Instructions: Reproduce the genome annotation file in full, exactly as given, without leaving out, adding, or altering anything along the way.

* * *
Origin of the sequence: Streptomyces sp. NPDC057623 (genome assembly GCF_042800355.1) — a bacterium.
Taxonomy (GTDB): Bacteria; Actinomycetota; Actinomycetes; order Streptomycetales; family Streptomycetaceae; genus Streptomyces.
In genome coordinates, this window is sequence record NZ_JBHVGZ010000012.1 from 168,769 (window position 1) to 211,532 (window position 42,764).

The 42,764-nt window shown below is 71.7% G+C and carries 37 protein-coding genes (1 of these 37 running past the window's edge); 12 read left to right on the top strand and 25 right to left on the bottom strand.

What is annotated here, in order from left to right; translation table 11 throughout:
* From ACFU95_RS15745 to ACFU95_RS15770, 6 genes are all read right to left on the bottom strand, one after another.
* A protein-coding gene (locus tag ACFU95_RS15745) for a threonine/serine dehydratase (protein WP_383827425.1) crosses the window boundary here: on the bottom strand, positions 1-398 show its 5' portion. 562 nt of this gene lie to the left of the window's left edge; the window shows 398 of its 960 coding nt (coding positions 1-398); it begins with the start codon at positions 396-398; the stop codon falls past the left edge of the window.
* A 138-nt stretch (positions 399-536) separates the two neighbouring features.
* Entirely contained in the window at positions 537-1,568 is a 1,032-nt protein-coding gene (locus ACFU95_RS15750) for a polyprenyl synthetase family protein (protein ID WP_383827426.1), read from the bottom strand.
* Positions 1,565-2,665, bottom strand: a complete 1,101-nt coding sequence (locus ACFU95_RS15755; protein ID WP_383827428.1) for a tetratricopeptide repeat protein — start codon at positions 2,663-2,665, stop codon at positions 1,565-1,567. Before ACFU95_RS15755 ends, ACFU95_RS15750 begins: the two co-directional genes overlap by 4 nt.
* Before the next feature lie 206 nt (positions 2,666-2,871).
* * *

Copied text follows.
Origin of the sequence: Streptomyces sp. NPDC057623 (genome assembly GCF_042800355.1) — a bacterium.
Taxonomy (GTDB): Bacteria; Actinomycetota; Actinomycetes; order Streptomycetales; family Streptomycetaceae; genus Streptomyces.
In genome coordinates, this window is sequence record NZ_JBHVGZ010000012.1 from 168,769 (window position 1) to 211,532 (window position 42,764).

The 42,764-nt window shown below is 71.7% G+C and carries 37 protein-coding genes (1 of these 37 running past the window's edge); 12 read left to right on the top strand and 25 right to left on the bottom strand.

What is annotated here, in order from left to right; translation table 11 throughout:
* From ACFU95_RS15745 to ACFU95_RS15770, 6 genes are all read right to left on the bottom strand, one after another.
* A protein-coding gene (locus tag ACFU95_RS15745) for a threonine/serine dehydratase (protein WP_383827425.1) crosses the window boundary here: on the bottom strand, positions 1-398 show its 5' portion. 562 nt of this gene lie to the left of the window's left edge; the window shows 398 of its 960 coding nt (coding positions 1-398); it begins with the start codon at positions 396-398; the stop codon falls past the left edge of the window.
* A 138-nt stretch (positions 399-536) separates the two neighbouring features.
* Entirely contained in the window at positions 537-1,568 is a 1,032-nt protein-coding gene (locus ACFU95_RS15750) for a polyprenyl synthetase family protein (protein ID WP_383827426.1), read from the bottom strand.
* Positions 1,565-2,665, bottom strand: a complete 1,101-nt coding sequence (locus ACFU95_RS15755; protein ID WP_383827428.1) for a tetratricopeptide repeat protein — start codon at positions 2,663-2,665, stop codon at positions 1,565-1,567. Before ACFU95_RS15755 ends, ACFU95_RS15750 begins: the two co-directional genes overlap by 4 nt.
* Before the next feature lie 206 nt (positions 2,666-2,871).